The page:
During use, the patient was able to reduce the morphine dose to 24 mg/day. In September 2014, a final moderate pain attack took place. Then, with daily use, she was seizure-free until May 2015. Due to an increase in the volume of the stump, the prosthesis shaft had to be replaced. Delivery took place in July 2015 without acupressors.

After interruption of the acupressure treatment, phantom pain occurred again two to four times a month. Until the integration of the acupressors into the new prosthesis shaft, the patient will continue with the day-by-day use of the old shaft. Although it was significantly too tight, she reported that the acupressors were very effective and helped the pain to subside more quickly. The current morphine dose has stabilized permanently at 24 mg morphine/day (08/19/2015).

The new treatment with a PBSS shaft (four integrated acupressors) was completed on 04/11/2016. The patient reported that pain relief was restored after resuming use. In the following period, the acupressors were applied once a day for 20 min.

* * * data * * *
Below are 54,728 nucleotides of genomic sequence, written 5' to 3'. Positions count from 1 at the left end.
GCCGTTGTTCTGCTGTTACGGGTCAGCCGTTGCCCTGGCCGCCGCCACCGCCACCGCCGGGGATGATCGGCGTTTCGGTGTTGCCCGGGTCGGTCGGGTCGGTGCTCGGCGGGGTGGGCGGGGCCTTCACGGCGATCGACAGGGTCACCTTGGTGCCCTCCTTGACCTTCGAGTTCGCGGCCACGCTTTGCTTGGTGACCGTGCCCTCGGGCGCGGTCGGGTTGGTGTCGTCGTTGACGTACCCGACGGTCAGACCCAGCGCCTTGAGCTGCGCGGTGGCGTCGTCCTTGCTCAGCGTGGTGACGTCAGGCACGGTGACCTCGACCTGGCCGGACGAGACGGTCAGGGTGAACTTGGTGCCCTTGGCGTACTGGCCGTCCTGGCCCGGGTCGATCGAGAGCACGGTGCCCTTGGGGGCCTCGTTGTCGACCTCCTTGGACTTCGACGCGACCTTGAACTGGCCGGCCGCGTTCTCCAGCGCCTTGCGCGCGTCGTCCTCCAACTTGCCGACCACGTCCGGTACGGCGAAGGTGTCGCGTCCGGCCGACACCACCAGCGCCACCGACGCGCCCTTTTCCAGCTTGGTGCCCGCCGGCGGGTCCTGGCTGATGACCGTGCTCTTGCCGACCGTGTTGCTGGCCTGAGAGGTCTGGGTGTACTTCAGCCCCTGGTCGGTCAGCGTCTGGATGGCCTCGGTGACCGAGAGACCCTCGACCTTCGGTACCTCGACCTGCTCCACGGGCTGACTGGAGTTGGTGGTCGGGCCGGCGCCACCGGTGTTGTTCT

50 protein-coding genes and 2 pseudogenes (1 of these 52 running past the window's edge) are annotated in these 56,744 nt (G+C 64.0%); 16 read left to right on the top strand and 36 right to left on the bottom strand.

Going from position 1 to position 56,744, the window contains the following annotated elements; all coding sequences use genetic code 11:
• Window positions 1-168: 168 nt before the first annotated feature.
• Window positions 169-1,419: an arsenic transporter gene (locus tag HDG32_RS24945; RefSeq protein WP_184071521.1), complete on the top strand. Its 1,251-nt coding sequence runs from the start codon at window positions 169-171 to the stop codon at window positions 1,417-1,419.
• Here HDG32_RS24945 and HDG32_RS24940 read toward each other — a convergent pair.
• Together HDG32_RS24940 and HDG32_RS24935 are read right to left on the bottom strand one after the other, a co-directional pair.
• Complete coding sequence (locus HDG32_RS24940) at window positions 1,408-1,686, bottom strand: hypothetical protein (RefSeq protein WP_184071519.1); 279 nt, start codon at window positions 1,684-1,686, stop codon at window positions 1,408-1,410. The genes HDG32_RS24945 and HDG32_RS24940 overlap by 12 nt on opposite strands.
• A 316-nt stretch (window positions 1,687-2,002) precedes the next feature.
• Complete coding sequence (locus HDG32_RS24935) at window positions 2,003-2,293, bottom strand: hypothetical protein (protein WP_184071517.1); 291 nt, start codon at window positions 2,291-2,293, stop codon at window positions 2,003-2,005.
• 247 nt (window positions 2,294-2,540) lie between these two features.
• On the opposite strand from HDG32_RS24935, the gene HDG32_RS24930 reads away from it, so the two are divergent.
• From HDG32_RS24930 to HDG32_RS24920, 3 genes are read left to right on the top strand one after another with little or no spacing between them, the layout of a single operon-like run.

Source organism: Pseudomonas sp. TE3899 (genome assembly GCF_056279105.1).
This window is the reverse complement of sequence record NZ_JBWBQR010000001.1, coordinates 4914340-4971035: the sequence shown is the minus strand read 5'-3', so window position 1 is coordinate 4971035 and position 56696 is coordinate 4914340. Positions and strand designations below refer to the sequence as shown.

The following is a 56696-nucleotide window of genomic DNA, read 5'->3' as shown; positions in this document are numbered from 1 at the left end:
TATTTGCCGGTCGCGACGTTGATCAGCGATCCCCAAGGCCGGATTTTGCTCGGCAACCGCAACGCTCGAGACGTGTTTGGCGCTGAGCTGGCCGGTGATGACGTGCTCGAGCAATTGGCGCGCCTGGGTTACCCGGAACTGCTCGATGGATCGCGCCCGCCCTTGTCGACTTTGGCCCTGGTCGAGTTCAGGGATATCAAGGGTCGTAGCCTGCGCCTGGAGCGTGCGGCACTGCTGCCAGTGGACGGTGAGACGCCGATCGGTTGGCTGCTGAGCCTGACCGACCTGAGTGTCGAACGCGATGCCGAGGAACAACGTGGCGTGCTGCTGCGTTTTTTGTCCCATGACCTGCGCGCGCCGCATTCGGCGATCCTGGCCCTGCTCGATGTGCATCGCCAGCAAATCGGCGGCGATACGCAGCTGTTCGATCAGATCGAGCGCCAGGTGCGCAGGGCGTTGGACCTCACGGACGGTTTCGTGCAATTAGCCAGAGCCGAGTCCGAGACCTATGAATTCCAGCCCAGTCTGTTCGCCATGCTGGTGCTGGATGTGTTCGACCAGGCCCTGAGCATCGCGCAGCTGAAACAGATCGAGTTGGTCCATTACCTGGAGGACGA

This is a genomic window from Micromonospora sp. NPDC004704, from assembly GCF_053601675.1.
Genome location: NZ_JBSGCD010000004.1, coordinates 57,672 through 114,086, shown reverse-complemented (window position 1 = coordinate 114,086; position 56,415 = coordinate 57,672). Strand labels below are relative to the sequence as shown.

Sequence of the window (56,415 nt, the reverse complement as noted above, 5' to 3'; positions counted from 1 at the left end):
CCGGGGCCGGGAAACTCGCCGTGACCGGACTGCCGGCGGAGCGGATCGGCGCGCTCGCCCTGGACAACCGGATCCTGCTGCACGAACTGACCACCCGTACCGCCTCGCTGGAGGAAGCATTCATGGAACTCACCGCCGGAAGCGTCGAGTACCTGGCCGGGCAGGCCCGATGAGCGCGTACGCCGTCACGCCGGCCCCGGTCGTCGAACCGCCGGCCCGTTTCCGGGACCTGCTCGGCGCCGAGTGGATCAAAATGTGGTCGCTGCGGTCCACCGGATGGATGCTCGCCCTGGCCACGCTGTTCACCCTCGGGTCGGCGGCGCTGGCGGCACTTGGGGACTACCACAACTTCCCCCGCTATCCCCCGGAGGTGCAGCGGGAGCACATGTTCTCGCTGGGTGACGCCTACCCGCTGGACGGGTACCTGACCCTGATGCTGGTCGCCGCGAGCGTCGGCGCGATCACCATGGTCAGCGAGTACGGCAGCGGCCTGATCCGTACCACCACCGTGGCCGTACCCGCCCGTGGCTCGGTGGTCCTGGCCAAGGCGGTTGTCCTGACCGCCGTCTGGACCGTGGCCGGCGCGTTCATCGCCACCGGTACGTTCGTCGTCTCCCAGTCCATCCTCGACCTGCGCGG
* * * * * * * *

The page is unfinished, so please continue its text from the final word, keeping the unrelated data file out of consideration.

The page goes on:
Critical assessment

Despite the limited value of case reports, this case tends to show that the temporal correlations are clear that alternative treatment options, such as acupressure, can certainly achieve treatment success.

The localization of the four acupressors was carried out together with an experienced physician and pain therapist, who also worked in China, in accordance with the guidelines of traditional Chinese medicine (TCM). Thanks to the easy handling of the acupressors, the treatment can be carried out by the user directly and without lead time. The daily duration of the acupressure and the intervals must be defined individually. The efficacy can be determined relatively quickly. In this case, a long-term effect is demonstrated by the permanent reduction of morphine.